Common Michaelmas Daisy
- Latin synonym: Aster x salignus
- Family: Daisy Family – Compositae, subfamily Asteroideae
(formerly Aster Family – Asteraceae)
- Growing form: Perennial herb.
- Height: 60–130 cm (25–50 in.). Stem many-branched at top, bristly, bristles short-haired at least at top. With subterraneous runners, forms stands.
- Flower: Flowers 2–3 cm (0.8–1.2 in.) wide, single flower-like capitula surrounded by involucral bracts. Capitulum’s ray-florets white–lightish purple, tongue-like; disk florets yellow, tubular, small. Stamens 5. Gynoecium composed of 2 fused carpels. Involucral bracts overlapping in 2–3 rows, often spreading, same length, tapered, usually with membranous margins at base. Capitula a corymbose group.
- Leaves: Alternate, stalkless, not amplexicaul. Blade ovately lanceolate, long-tapered, sparsely sharp-toothed, short-haired, rough.
- Fruit: Does not develop.
- Habitat: Shores, beside ditches, roadsides, waste ground, gardens, parks. Ornamental, left over and escape from old gardens.
- Flowering time: August–October.
- Harmfulness: Harmful invasive species.
Common michaelmas daisy is a cross between New York aster (Symphyotrichum novi-belgii) and panicled aster (Symphyotrichum lanceolatum), but it behaves as an independent species. The hybrid has been created by gardeners who were looking for new perennials. As an ornamental common michaelmas daisy is flamboyant and content with little. It thrives in old gardens and has often also spread far from the place it was originally planted. Probably due to this tendency, common michaelmas daisy has been replaced in modern gardens by better-behaved and more impressive aster species or varieties. Common michaelmas daisy also demonstrates its vigour when it ventures into the wild, where nowadays it forms broad, dense stands. It has grown here and there in the wild in Finland since the 19th century, but it only became more common much later. It probably escaped from gardens, especially in the form of unwanted root cuttings which have travelled by water and ended up on the banks of flooding rivers. From the river banks it has spread gradually downstream, all the way to the mouth of the river, and has taken over territory from large Finnish herbs. There are still separate stands in many places around inhabited areas, beside allotments and on waste ground. Especially small stands are often only noticed when they begin to flower, which happens quite late, not until summer turns to autumn.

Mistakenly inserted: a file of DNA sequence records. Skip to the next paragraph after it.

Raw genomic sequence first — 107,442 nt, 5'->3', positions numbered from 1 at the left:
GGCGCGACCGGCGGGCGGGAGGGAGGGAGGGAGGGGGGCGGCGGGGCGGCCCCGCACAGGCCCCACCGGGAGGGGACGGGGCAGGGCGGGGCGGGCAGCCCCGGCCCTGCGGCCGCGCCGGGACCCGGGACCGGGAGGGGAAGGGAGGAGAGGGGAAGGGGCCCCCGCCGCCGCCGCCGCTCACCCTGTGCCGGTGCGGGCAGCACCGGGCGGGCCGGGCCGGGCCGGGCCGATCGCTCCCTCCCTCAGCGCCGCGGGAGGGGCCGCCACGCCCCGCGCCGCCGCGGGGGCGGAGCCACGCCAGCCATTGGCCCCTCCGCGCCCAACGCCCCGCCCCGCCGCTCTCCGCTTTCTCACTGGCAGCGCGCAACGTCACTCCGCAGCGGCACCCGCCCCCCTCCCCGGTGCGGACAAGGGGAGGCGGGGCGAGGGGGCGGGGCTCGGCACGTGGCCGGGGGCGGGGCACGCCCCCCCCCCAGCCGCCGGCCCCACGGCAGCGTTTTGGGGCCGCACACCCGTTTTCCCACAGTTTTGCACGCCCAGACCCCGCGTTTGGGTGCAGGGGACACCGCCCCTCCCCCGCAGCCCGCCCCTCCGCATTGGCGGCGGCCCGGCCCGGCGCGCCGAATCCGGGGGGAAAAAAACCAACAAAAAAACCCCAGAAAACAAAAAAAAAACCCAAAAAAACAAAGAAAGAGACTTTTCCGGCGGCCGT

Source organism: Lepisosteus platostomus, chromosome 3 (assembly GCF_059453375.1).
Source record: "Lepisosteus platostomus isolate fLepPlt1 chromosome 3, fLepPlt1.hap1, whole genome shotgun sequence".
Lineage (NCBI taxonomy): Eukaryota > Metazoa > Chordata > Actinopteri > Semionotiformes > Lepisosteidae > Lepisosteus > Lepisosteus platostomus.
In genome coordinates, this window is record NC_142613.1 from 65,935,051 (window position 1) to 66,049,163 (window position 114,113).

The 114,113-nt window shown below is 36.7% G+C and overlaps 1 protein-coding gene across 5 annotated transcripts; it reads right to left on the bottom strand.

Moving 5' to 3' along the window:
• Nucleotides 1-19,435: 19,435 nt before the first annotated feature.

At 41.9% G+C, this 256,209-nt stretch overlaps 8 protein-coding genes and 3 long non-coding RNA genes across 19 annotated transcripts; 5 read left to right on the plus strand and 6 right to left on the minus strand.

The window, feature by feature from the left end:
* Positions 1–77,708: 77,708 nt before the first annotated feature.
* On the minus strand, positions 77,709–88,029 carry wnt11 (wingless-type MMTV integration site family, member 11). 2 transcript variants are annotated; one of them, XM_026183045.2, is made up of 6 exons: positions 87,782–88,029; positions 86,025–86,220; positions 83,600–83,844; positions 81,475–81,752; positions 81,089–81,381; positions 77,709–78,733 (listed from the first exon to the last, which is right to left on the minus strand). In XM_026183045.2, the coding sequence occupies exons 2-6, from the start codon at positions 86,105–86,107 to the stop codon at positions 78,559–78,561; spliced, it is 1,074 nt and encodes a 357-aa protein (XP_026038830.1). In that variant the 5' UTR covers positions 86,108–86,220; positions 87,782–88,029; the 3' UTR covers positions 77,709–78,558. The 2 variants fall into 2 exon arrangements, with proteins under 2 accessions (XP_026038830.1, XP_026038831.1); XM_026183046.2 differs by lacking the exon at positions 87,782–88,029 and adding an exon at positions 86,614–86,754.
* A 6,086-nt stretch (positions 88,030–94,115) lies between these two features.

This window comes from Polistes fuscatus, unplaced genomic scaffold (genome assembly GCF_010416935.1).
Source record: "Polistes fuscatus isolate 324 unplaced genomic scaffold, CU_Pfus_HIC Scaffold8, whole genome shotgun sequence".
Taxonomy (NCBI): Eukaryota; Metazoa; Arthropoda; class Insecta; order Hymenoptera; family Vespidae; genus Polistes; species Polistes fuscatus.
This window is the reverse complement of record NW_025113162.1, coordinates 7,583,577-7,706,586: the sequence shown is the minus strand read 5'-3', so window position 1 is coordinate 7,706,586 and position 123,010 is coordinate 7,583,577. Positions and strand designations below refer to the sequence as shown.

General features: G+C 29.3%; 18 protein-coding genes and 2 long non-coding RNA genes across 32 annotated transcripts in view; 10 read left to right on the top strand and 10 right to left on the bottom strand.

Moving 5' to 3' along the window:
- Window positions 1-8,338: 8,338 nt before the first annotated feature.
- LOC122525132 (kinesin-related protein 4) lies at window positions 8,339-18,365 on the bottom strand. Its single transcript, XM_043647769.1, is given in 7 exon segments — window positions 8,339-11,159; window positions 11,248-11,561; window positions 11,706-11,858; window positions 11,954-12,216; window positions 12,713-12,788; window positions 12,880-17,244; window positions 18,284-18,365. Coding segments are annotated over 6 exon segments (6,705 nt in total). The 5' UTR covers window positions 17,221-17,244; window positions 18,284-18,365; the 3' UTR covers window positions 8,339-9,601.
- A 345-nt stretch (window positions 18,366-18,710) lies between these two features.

New York Aster
Name also: Traditional Michaelmas Daisy, Confused Michaelmas Daisy
Symphyotrichum novi-belgii, (Aster novi-belgii)
New York aster, which is a parent species of common michaelmas daisy, is grown quite commonly in Finnish gardens. The most common variety in perennial flower beds seems to be the low-growing, only slightly developed native variety, whose exact origins are difficult to pinpoint. It has adapted to Finnish conditions remarkably well. Central European New York asters begin to flower in the Finnish climate only when autumn comes, but the Finnish variety flowers already in the middle of summer. It doesn’t demand any care or attention, so it can survive for a long time on its own. Common michaelmas daisy is highly reminiscent of New York aster, from which it differs – if it differs at all – in its extra height, smaller flowers and the narrow base of its upper leaves. New York aster’s leaves are on the other hand always slightly amplexicaul. As cultivated ornamentals, asters have on the other hand crossed back and forth with each other so many times that definitively classifying one species from another is impossible.